- aren't fortunate enough to have a defined benefit pension from your employer coming at some point;
- decide against buying an annuity;
- don’t have any non-investment income streams such as part time work;
then after allowing for whatever State Pension is due your way, you’ll be living off whatever wealth you have accrued during your working life (plus whatever return you can achieve on that wealth).
We've previously looked at how you might calculate how much wealth you need to build before retirement. Today I'm going to run a sobering simulation that demonstrates just how important it is firstly give yourself some contingency in those retirement calculations but then secondly monitor your progress once in retirement, adjusting where necessary (just as you did during the accrual stage), to prevent yourself from running out of investments.
Before we run the simulation let’s define the assumptions:
- Our retiree decides to pull the retirement trigger on the 31 December 2006. On that date the FTSE100 was 6,220, it peaked the following year and today it sits at 6,308. That’s a nominal rise of only 1.4% in around six and half years. You've probably guessed our retiree retired just before the Global Financial Crisis (GFC) took hold.
- Our retiree removes his income for the following year on the 31 December of each previous year. That income is placed in a safe place where a derisory amount of interest is earned.
- All calculations are conducted in real (inflation adjusted) terms meaning that a £ in 2006 is equal to a £ today. The inflation measure used to correct for sterling devaluation is the Retail Prices Index (RPI).
- 6 Simple UK Equity / UK Bond Portfolio’s are simulated for our retiree. The mix includes our retiree being conservative (25% UK Equities : 75% UK Bonds), standard (50% UK Equities : 50% UK Bonds) and aggressive (75% UK Equities : 25% UK Bonds) when it comes to portfolio risk. Two different bond types will also be used in the simulation.
- The UK Equities portion is always the FTSE 100 where the iShares FTSE 100 ETF (ISF) is used as the proxy.
- For the bonds portion a simulation is run against UK Gilts (FTSE Actuaries Government Securities UK Gilts All Stock Index) where the iShares FTSE UK All Stocks Gilt ETF (IGLT) is used as the proxy. We also run a simulation with the bond type I prefer in my own portfolio, UK Index Linked Gilts (Barclays UK Government Inflation-Linked Bond Index), where the iShares Barclays £ Index-Linked Gilts ETF (INXG) is used as the proxy.
- Our retiree rebalances to the target asset allocation on the 31 December of each year to manage risk.
- Only fund expenses are included. Trading commissions, wrapper fees, buy/sell spreads or taxes are not.
- The wealth accrued at retirement (the 31 December 2006) is £100,000. To simulate a larger or smaller amount of wealth just multiple by a constant. For example if you want our retiree to have £600,000 just multiply all the subsequent pound values by 6.
Let’s look at some differing initial withdrawal rates.
A 4% Initial Withdrawal RateThis initial withdrawal rate is the one typical used as a rule of thumb for Safe Withdrawal calculations. It says that if in the first year of retirement you withdraw 4% of your portfolio, then yearly up rate your withdrawals by inflation, the end result will be that you won’t exhaust your portfolio in your lifetime.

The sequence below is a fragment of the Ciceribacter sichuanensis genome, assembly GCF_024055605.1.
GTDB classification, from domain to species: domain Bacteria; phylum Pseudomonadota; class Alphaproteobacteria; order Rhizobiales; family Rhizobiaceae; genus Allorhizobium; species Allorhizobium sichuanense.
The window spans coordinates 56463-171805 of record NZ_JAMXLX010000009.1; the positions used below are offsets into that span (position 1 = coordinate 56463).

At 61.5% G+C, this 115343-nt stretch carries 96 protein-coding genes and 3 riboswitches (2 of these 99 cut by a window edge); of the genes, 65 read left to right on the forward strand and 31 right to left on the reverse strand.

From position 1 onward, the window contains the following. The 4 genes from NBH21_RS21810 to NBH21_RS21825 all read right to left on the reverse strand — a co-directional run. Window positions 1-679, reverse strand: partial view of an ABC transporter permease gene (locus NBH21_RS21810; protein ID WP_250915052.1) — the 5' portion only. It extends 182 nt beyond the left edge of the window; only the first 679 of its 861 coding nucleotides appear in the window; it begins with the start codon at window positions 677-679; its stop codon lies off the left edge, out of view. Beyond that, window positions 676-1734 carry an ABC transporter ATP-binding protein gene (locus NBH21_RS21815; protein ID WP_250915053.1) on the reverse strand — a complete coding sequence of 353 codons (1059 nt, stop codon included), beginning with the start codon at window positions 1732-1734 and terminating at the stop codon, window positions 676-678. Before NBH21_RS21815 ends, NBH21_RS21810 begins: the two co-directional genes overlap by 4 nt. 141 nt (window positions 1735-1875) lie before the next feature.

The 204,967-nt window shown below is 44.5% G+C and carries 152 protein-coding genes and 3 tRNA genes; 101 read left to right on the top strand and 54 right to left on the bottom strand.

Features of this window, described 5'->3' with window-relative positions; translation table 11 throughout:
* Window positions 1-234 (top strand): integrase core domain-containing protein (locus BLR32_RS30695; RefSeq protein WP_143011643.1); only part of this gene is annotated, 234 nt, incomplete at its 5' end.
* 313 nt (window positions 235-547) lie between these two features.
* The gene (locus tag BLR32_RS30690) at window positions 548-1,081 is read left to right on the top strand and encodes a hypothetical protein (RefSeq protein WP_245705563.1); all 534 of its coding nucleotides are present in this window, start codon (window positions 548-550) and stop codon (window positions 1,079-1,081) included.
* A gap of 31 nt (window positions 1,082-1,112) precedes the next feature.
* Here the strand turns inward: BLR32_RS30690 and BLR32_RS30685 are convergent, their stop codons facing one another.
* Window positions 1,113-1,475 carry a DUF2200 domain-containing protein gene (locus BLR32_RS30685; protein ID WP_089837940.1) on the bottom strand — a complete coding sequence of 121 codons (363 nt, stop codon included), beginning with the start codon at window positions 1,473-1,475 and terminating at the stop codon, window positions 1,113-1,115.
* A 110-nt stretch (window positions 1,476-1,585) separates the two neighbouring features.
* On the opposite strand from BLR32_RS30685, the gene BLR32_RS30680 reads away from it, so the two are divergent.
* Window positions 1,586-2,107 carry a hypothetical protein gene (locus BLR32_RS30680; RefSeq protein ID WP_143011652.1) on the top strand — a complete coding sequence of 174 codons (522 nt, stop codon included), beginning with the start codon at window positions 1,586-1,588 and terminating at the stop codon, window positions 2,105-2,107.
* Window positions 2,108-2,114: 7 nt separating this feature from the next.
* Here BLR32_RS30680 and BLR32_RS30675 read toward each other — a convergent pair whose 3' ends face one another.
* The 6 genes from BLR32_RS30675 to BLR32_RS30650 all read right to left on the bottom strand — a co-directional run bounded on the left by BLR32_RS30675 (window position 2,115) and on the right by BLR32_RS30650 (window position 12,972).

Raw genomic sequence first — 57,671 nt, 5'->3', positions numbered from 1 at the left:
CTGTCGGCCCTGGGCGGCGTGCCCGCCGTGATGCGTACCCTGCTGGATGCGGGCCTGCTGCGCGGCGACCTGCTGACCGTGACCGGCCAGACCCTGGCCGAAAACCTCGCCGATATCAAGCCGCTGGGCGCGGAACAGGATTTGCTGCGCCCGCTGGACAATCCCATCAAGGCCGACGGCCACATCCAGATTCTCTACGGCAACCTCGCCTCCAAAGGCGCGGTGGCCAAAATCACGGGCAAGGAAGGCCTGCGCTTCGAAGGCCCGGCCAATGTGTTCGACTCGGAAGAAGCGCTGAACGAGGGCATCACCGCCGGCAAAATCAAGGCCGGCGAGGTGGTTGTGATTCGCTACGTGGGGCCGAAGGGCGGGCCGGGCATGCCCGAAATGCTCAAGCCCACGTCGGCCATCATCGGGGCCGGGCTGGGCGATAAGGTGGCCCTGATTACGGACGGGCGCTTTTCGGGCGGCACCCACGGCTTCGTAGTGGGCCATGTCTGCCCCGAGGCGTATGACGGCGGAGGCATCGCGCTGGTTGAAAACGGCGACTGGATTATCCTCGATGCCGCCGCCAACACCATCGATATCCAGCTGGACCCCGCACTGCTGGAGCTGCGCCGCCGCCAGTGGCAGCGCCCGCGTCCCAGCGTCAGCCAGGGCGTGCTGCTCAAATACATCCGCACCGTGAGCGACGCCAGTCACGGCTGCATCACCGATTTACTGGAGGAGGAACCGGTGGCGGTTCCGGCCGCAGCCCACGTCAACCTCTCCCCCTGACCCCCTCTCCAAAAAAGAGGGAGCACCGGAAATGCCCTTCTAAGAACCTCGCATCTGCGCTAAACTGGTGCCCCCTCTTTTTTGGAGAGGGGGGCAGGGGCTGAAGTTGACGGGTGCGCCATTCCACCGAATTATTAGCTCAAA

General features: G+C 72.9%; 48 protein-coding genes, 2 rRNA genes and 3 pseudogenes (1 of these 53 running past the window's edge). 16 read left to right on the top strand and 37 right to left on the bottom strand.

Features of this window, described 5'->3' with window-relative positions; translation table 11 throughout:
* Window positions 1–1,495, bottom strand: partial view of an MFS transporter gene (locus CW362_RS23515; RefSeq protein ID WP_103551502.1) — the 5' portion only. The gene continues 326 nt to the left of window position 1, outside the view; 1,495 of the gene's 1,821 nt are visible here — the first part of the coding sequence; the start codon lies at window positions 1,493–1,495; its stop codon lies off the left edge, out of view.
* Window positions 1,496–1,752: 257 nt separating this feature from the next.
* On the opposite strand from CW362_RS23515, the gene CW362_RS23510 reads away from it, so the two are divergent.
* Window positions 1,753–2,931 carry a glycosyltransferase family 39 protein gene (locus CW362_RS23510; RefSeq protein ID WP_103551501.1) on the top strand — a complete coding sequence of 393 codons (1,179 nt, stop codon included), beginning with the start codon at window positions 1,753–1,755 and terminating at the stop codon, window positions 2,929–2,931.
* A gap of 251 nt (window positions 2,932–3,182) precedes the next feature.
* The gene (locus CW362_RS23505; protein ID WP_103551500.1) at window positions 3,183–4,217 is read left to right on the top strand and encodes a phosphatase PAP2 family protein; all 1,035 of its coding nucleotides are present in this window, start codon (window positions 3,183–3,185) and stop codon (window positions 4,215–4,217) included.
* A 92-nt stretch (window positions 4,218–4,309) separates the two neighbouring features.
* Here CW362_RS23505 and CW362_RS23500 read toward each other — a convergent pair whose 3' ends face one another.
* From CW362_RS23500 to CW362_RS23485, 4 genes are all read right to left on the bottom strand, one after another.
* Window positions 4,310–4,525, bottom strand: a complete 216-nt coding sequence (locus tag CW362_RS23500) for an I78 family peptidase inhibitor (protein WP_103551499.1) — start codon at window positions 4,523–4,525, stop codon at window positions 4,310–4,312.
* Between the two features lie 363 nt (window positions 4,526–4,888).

In our case because we are already allowing for inflation correction in the wealth value we don’t correct the withdrawals. A 4% withdrawal rate means £4,000 being taken from the portfolio every year for the rest of our retiree’s life.
The performance of our retiree’s portfolio is shown in the chart below. Unfortunately it’s not good news. In the best case, the 25% FTSE 100 : 75% UK Index Linked Gilts portfolio, 11% of portfolio value has already been lost. In the worst case, the 75% FTSE 100 : 25% UK Gilts portfolio, 24% of wealth has been lost. All of that has occurred in only 6.5 years.
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Will the portfolio ever recover from here if our retiree was to continue withdrawing a real £4,000 per annum? Of course only time will tell but if it was me I’d be slowing down spend drastically and looking for some other income streams.
A 3% Initial Withdrawal RateEven if we drop the initial withdrawal rate to 3%, or £3,000 withdrawn per annum, our retiree is still in some trouble. Our retiree has lost between 3% and 17% of wealth in real terms. I’d still be taking action.
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A 2% Initial Withdrawal RateDrop our withdrawal rate to a lowly 2% of starting portfolio value and problems are still afoot. To put 2% into perspective our retiree would need wealth of £1 million for an annual income of £20,000. In this case only one of the 6 portfolios is above the initial £100,000 starting point with two very close to holding station.
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To ConcludeWhen I ran these numbers it hit me really hard how serious this retirement planning business really is. It is not a game to be played lightly. Get it wrong or just choose the wrong retirement day and it could mean a retirement that is not what was envisaged. It’s certainly encouraged me to keep reading and to take nothing for granted.
As always DYOR.
Last edited: 17 June 2013 at 20:20